Tossing frozen product on the griddle plate, for example,
will kill your surface temp regardless of Btu rating, but
all other things being equal, more Btu power should help cut
your recovery time.
Up The Heat?
comes to controlling heat, you’ve got several options. You
can start, of course, with basic manual control, which
allows you to adjust your flame and heat within an infinite
range of temperatures as you work. Manual control is ideal
for ops that need immediate control over the flame—for
example, in Mexican restaurants where light grilling of
tortillas and veggies requires careful monitoring.
If you want consistent heat and you don’t want to worry
about monitoring it yourself, spring for thermostatic
control. Thermostats can be more complicated than we’re
detailing here, but these are the basics:
First, there’s the hydraulic modulating thermostat. You set
your temp at a certain level—say, 350ºF—and
the thermostat monitors the griddle plate temps and adjusts
the burner flame to maintain 350ºF within ±15ºF to ±20 ºF.
Moving on up, there’s the snap-action thermostat, which is
an electronic analog thermostat. The thermostat turns on and
maintains the flame, but within an even smaller variance,
perhaps ±7ºF to ±10ºF. This is where the term “snap action”
comes into play, as this type snaps into action more quickly
than the hydraulic modulating thermostat.
Beyond that, there’s the more expensive solid-state
thermostat, which maintains within ±2º;F
to ±5 ºF, on average.
Now, thermostats need sensors to do their jobs, so think
about sensor placement. The basic thermostat’s sensors
typically rest within V-shaped plates that are mounted to
the underside of the griddle plate. Thus with this design
the sensors do not touch the griddle plate but do sense heat
coming off of it.
Snap-action griddles feature machined channels running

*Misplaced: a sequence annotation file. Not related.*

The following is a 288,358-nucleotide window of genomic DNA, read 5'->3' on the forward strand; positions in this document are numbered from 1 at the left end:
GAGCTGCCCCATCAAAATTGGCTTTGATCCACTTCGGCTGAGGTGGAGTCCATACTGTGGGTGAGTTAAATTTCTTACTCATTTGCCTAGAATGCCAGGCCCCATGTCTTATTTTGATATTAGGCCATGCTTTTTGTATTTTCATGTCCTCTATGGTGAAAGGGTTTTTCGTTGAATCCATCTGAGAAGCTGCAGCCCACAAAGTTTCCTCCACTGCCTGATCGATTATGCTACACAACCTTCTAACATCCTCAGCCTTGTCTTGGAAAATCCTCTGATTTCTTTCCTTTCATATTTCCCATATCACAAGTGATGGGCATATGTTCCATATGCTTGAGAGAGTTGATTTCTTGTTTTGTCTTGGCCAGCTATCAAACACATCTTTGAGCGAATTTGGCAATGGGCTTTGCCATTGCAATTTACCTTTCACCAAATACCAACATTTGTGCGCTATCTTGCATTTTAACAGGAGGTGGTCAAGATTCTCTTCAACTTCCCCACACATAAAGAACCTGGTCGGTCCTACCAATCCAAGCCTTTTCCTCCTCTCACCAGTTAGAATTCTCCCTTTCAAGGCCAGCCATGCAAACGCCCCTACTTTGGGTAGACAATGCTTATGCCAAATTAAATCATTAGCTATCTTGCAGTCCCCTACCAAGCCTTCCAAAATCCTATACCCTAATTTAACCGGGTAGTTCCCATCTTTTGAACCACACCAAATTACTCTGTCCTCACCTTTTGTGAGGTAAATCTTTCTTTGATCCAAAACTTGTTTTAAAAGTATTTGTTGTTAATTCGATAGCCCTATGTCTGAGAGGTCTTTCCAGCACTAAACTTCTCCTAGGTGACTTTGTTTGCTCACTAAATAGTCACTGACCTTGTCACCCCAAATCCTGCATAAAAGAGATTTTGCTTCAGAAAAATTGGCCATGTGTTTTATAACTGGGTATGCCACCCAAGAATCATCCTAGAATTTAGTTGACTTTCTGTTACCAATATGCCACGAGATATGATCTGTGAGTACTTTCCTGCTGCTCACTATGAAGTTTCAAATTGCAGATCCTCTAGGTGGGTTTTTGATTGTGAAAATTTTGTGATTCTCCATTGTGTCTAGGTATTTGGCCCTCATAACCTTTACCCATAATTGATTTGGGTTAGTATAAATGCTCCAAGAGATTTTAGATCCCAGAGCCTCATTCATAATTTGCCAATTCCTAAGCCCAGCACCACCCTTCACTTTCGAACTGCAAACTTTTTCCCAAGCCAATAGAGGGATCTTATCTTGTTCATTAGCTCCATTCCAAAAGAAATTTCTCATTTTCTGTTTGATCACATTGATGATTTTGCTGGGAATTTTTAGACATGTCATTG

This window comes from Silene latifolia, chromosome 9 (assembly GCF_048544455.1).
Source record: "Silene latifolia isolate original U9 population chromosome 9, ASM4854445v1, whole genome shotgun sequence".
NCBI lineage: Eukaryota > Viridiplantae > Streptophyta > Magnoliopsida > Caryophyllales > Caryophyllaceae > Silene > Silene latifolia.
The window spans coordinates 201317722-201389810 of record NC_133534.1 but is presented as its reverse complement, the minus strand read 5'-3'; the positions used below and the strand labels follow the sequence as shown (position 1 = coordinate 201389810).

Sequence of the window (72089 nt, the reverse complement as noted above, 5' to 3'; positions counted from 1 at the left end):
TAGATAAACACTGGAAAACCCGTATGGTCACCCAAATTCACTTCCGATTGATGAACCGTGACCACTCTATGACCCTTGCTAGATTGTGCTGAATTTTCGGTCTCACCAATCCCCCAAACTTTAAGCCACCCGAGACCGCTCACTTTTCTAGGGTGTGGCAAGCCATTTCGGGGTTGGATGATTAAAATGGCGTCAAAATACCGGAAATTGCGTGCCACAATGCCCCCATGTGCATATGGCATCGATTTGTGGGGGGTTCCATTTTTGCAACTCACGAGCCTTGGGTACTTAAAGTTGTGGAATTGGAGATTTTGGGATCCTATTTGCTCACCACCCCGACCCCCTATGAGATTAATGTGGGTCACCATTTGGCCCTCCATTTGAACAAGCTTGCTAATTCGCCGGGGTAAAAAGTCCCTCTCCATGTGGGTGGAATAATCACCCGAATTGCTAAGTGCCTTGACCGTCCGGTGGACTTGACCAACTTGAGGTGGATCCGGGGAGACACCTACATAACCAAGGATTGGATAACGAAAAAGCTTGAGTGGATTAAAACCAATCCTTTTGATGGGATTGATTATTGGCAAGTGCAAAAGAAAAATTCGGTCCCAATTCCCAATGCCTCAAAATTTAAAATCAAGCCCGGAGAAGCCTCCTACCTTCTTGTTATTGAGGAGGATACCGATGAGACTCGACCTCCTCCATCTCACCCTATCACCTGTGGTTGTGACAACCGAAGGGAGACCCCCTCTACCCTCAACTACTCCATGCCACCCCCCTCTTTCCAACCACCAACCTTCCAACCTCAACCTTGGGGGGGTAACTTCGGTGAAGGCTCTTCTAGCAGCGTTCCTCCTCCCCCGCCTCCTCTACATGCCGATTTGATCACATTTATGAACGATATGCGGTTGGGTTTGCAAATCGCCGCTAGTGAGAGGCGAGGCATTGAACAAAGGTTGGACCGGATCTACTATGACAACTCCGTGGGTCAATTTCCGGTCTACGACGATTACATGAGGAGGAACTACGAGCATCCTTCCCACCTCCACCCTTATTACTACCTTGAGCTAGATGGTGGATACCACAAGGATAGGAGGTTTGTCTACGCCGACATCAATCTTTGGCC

through the plate itself. These channels house sensors that
are placed so they can be easily removed if necessary. This
design places the sensors up higher than those nestled below
in V plates. Thus, when cold products hit the plate and
temps drop from the top down, the sensors within the plate
will be able to react more quickly than the sensors mounted
beneath the plate.
Also, look into the number of thermostats your supplier
offers compared with the number of burners in the griddle.
For example, you might see one 48” griddle sold with four
standard thermostats, one per foot of griddle, while another
48” model sells three standard thermostats with a paid
option to add a fourth. A ratio of one thermostat per burner
will give you the best sensor coverage and thus the best
Surfaces That Make Sense
you’ll need to think about your griddle plate. Since plates
typically come in 3/4” and 1” thicknesses, you’d be right to
ask how thick your griddling surface actually needs to be.
The thicker the plate, the more heat it retains, providing
more consistent heat over the whole surface. So plates that
are 1” thick hold heat well and thus are better able to
efficiently handle frozen product. But 1” plates also take
longer to heat up in the first place, and they take longer
to get back up to temperature.
More than half the suppliers here offer a 1”-thick plate as